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Beauty and the behemoth

Neighbors have firm opinions about downtown Los Angeles' 'strong' new Caltrans building.

September 27, 2004|Diane Haithman | Times Staff Writer

Thom Mayne, designer of the new Caltrans District 7 headquarters, would enjoy this architectural review from John Kim, the neighbor across the street:

"It's beautiful, I've never seen this kind of building in all my life," says Kim, 73, who has operated tiny John's Burger restaurant at 101 S. Main for 22 years. Dodging customers impatient for their fries, Kim stares up at the massive structure that opens today. "I feel like in an 8.0 earthquake, nothing would happen -- I mean, strong," he says.

But Kim adds that he -- along with more than a few of his customers -- isn't sure he likes the front of the building, although he can't explain exactly why. "It's just funny," he observes, wrinkling his nose.

From Kim and his patrons, Mayne is getting just what he's been hoping for, a strong reaction to a strong building -- a structure that one disparaging Times letter writer dubbed the "Death Star" -- taking its place with the Cathedral of Our Lady of the Angels and Walt Disney Concert Hall as the latest architectural landmark heralding the renaissance of downtown L.A.

"Some people have told me it scares them, that it's a really tough building, and I'm going, 'Great!' What I wanted was something that was really strong and really tough and had a huge amount of energy, and I don't care whether people like it or not; that's irrelevant," Mayne says excitedly during a recent informal tour of the site. "I think what's important in architecture is that it's not neutral."

It's hard to feel neutral about a 716,200-square-foot edifice covered with an otherworldly scrim of energy-conserving louvered screens, lifting and closing to control light and air. "They're like gills -- you see them when they are operational," Mayne says.

Diana Leszczynski, who lives in a nearby loft, says she loves the Caltrans building's austerity. "Given the Disney Hall, that there is one big modern structure down here, it's nice to have two," she says.

Although Mayne says he doesn't care whether the public likes his creation, he's quick to predict this building with gills will not be a fish out of water here. The mandate of Caltrans, he said, was to create a government building that also would provide public spaces, even with post-Sept. 11 security concerns in mind.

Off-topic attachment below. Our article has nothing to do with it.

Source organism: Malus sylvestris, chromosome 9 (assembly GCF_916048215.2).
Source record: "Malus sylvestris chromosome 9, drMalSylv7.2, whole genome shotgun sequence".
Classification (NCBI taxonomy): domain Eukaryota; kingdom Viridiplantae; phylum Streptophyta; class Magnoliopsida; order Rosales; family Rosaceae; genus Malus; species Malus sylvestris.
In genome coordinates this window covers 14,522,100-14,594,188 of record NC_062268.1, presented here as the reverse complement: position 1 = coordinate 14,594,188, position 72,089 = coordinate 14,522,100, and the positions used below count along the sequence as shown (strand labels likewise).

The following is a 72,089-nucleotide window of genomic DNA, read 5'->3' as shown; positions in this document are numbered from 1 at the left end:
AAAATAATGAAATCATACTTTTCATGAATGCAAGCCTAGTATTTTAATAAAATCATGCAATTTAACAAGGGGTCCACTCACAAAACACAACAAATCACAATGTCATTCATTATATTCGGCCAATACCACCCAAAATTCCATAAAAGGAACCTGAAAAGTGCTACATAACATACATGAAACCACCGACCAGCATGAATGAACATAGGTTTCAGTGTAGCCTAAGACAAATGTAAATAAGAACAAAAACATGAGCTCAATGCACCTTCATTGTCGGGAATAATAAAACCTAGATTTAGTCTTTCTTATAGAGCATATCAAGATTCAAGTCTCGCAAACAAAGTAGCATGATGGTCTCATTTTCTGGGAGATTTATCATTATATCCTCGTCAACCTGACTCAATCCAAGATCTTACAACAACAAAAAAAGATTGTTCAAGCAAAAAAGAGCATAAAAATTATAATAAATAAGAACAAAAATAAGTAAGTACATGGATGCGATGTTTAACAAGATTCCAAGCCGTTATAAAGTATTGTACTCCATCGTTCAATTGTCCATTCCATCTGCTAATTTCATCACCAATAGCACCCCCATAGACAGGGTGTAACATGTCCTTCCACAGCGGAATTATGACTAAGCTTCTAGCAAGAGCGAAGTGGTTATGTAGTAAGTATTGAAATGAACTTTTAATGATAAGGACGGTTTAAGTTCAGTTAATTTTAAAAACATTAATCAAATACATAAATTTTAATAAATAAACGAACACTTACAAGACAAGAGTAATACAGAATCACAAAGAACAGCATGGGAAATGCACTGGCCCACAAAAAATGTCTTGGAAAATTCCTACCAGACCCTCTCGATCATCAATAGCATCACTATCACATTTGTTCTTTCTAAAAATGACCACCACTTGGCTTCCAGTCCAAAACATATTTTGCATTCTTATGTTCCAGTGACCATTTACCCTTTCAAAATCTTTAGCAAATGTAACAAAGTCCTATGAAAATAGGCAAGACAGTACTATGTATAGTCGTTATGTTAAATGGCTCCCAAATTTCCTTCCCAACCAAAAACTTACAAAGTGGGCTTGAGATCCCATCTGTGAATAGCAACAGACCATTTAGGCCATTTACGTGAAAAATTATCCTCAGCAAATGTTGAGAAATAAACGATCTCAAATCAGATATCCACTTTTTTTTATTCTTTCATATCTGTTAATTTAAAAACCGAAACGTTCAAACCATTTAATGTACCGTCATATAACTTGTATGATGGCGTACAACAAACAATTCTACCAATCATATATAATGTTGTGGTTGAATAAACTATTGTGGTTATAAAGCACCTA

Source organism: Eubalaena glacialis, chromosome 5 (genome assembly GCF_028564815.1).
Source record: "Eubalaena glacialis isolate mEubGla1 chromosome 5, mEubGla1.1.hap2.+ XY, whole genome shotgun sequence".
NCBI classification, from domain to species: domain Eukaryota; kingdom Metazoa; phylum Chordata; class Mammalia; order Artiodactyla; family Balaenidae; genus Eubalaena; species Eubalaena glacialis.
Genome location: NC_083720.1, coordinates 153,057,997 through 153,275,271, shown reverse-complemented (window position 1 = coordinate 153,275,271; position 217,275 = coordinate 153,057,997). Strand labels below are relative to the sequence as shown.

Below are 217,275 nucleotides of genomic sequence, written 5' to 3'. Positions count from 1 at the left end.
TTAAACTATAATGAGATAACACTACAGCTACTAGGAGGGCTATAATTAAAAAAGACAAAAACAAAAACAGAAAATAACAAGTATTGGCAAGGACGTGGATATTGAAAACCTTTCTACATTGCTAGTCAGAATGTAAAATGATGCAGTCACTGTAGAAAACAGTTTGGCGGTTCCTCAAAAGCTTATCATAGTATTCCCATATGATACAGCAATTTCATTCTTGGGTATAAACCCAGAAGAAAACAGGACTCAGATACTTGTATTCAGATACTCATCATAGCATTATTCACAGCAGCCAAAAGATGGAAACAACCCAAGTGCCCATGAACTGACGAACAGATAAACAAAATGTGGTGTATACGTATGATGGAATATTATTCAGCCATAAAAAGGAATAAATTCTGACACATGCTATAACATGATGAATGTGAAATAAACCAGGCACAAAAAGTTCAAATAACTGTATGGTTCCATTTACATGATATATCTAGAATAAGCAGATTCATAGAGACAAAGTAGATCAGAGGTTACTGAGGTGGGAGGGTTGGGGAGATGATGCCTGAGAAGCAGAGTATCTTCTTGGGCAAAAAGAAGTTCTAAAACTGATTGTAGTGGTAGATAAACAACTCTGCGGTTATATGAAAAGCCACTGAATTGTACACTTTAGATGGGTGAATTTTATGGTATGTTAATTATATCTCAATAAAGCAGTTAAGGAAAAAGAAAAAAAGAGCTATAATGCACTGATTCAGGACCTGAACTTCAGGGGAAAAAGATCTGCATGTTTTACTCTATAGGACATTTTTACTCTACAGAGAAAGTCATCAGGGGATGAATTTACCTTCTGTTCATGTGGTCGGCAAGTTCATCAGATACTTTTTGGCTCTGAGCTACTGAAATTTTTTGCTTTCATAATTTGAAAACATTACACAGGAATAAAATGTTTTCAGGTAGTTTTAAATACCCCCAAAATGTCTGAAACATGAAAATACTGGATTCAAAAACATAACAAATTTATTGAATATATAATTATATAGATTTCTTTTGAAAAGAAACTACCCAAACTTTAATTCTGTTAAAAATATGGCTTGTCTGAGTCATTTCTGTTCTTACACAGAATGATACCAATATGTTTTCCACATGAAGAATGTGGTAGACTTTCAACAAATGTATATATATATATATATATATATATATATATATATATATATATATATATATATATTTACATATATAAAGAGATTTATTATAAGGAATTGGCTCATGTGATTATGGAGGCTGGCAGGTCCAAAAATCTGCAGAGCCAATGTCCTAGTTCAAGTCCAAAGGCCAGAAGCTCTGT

"Our biggest concern was that pedestrian traffic flows around it well," says Christopher Martin, chief executive of A.C. Martin Partners, executive architects on the project. "The worst example is Westin Bonaventure Hotel: Blank walls coming down to the sidewalk. Where are the doors? There's edges of communities that intersect, the Toy District, Little Tokyo, the Broadway District, the Civic Center. We didn't want to take the intersection of all these districts and be a null point where you couldn't gain access."

The first floor will feature a public restaurant and an art gallery behind a plaza with benches and a planned landscape of reeds or grasses. A courtyard was designed to hold as many as 1,000 people for civic events. "It's such a bold and provocative design, people will want to stage events there that we haven't even thought of yet," says L.A. City Councilwoman Jan Perry, whose district includes portions of downtown. Such public spaces may provide some comfort to those who miss the businesses that once inhabited the block, including the Latino Museum of History, Art and Culture and the Kosher Burrito, a community fixture for half a century.

Despite best intentions, Little Tokyo denizens to the east of Caltrans are feeling snubbed by the fact that the building has a definite back, with parking and service entrances as its only distinguishing features. The back wall is the new view for many guest rooms in the New Otani hotel. While hotel officials were unavailable for comment, one unhappy nearby office worker said she'd like to create a special New Otani brochure for tourists: "I'd take a photo showing a square of black wall and say: 'This is the view from the third floor.' Then I'd take another photo of a square of black wall and say: 'This is the view from the fourth floor...."

The Rev. Noriaki Ito of the Higashi Honganji Buddhist Temple, president of the Little Tokyo Community Council, calls the building "awfully imposing" and adds that he wishes the Little Tokyo side was "a little more attractive." Still, he believes that the building can only bring more traffic to area businesses, and he thinks the courtyard might be used for large-scale Little Tokyo community events.

David Poffenberger, a USC architecture student who occupies a seventh-floor unit in the Higgins Building at 2nd and Main streets, is less optimistic. "I think the scale is wrong -- I don't have any other criticism of the architecture other than scale," he says. "It just seems like the city is trying to kill any potential that it has for being alive by creating these superblocks that close down at 5 p.m. I can't believe how huge this thing is."

Ken Montgomery, resident of a loft in the nearby Old Bank District, approves of Caltrans' inclusion of public spaces but just plain doesn't like the thing. "It's a funky building," he says. "You know how when you're driving on the highway and you'll see road improvement work and a sign that says something like 'Caltrans: Your tax dollars at work'? Well, I don't think people would be very happy if they thought this is where their tax dollars are going."

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